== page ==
The moment passes, he smiles, and the friendly crinkles steal back across his sun-tanned face. Zack demurs when pressed for details about his famed maneouvre and would rather discuss his role at Thanyapura than dwell on past glories. Triathlon aficionados will know the numbers anyway: the extra 10km/h he could summon from his legs to drop flagging rivals, and the 17 times he qualified for Kona, home of Hawaii’s original and brutally punishing Ironman race. The five European Ironman Championships - four of them in a row – and the second quickest Ironman time in history at 7:51:42.
And then there’s his best Ironman bike split: 4:14:14, until 2010 the fastest ever; and a record of fitting symmetry for a man-machine. To achieve it, Zack had to sustain an average speed of 42.35 km/h around all 112 miles (180.25km) of the Klagenfurt, Austria course. Austrian Sebastien Kienle went faster, recording 4:14:07 at Roth in Germany but purists argue the Roth course is notoriously ‘bike short’ and that Zack’s record should stand.

When Zack ceased competing as a professional ironman and triathlete in 2006, an unsettling torpor descended. “I didn’t train at all for quite a while once I stopped racing,’’ he says. “It was a big adjustment.’’ Sports history is littered with sad tales of former heroes who failed to adjust to life outside the limelight. Zack counts himself fortunate to have landed a dream job on the island he believes will become triathlon’s new Mecca.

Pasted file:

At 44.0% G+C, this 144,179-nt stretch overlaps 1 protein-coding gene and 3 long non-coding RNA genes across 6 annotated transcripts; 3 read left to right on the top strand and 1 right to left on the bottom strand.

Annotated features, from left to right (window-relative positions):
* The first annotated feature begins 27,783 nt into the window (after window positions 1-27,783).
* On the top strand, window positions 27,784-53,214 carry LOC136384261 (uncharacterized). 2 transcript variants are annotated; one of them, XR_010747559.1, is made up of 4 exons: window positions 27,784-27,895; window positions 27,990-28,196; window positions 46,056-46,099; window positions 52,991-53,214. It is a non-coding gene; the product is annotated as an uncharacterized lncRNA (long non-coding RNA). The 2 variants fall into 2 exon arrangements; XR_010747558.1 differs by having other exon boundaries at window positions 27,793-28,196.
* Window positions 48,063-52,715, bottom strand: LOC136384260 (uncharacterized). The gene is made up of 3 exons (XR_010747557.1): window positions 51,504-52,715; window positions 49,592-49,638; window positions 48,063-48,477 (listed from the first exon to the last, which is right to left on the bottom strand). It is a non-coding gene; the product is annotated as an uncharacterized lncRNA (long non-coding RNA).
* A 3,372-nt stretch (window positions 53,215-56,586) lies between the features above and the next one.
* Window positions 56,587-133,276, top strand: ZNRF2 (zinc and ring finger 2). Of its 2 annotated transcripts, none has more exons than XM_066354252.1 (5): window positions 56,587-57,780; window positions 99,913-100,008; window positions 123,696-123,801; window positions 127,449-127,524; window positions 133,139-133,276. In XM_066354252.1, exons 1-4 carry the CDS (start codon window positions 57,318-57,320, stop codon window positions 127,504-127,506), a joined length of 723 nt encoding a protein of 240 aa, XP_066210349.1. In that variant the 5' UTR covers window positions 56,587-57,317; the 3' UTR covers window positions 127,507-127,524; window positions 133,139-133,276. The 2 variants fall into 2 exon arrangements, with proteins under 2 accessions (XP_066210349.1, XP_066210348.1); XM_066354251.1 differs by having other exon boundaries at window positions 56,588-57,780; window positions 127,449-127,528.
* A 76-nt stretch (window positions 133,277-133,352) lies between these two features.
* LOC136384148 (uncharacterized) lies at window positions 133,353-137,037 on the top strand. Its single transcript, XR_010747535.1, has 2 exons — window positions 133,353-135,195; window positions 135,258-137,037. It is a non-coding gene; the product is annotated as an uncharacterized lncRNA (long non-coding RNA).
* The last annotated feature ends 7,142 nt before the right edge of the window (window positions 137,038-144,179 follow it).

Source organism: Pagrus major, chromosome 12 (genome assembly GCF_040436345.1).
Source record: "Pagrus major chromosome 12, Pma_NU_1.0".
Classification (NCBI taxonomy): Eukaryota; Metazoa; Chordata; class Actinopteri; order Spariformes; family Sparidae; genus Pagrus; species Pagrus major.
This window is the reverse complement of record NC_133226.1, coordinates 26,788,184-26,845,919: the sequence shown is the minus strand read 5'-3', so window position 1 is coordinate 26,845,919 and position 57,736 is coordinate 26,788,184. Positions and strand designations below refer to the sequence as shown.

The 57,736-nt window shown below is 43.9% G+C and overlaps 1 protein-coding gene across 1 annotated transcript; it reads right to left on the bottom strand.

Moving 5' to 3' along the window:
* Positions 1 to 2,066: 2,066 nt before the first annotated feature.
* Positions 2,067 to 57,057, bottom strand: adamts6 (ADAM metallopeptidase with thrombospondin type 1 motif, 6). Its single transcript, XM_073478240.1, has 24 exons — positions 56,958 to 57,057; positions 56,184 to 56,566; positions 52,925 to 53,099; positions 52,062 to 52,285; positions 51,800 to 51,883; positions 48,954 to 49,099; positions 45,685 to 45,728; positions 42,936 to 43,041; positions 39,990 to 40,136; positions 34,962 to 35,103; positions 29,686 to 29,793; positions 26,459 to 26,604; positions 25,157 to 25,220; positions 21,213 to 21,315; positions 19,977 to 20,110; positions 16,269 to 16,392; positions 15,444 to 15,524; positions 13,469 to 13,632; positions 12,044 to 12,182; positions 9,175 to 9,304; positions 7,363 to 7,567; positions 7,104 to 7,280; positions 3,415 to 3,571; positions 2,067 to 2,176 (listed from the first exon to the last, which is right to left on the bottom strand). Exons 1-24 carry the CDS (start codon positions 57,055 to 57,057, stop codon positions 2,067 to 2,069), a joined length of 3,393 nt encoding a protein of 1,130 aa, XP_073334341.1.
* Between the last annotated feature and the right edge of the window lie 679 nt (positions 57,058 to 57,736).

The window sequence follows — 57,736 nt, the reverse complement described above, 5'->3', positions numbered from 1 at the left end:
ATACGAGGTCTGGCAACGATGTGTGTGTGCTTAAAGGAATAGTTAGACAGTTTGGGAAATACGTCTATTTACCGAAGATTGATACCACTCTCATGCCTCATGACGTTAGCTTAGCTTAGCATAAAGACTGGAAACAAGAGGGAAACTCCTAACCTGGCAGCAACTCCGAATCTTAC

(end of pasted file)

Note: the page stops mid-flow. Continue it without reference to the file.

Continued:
Today, it might be already. As we speak, the Laguna Phuket Triathlon has just been held, and the following weekend will see the Phuket Ironman 70.3 put athletes from all over the world to the sternest test of all. Many of the sport’s big names are in Phuket, and Thanyapura is buzzing.
“I’m happy to say our triathletes who represented Thanyapura did very well,’’ Zack says. “Frederik Croneberg came fourth in the men’s triathlon, and Katya Rabe was third in the women’s. Also training at our academy is the best Thai triathlete, Jaray Jearanai, who was the first-placed Thai in the race and also became the first Thai to qualified for and finish the Ironman World Championship in Hawaii this year.’’

Zack also counts himself fortunate to have reconnected with his sport in  ways he never imagined. Who, for instance, could see the ‘Zack Attack’ tootling along at 20km/h on a Sunday ride with a plodding peloton of novices and amateurs, having the time of his life? “Actually, it’s something I look forward to all week,’’ he says. “It’s a great social event. We always get 30 or 40 riders, we keep together as a group at a nice steady pace, and no one gets dropped. But once we hit the bridge (that links Phuket to the mainland) on the way back, for the final 20km the race is on, so the top riders still get a high intensity workout.’’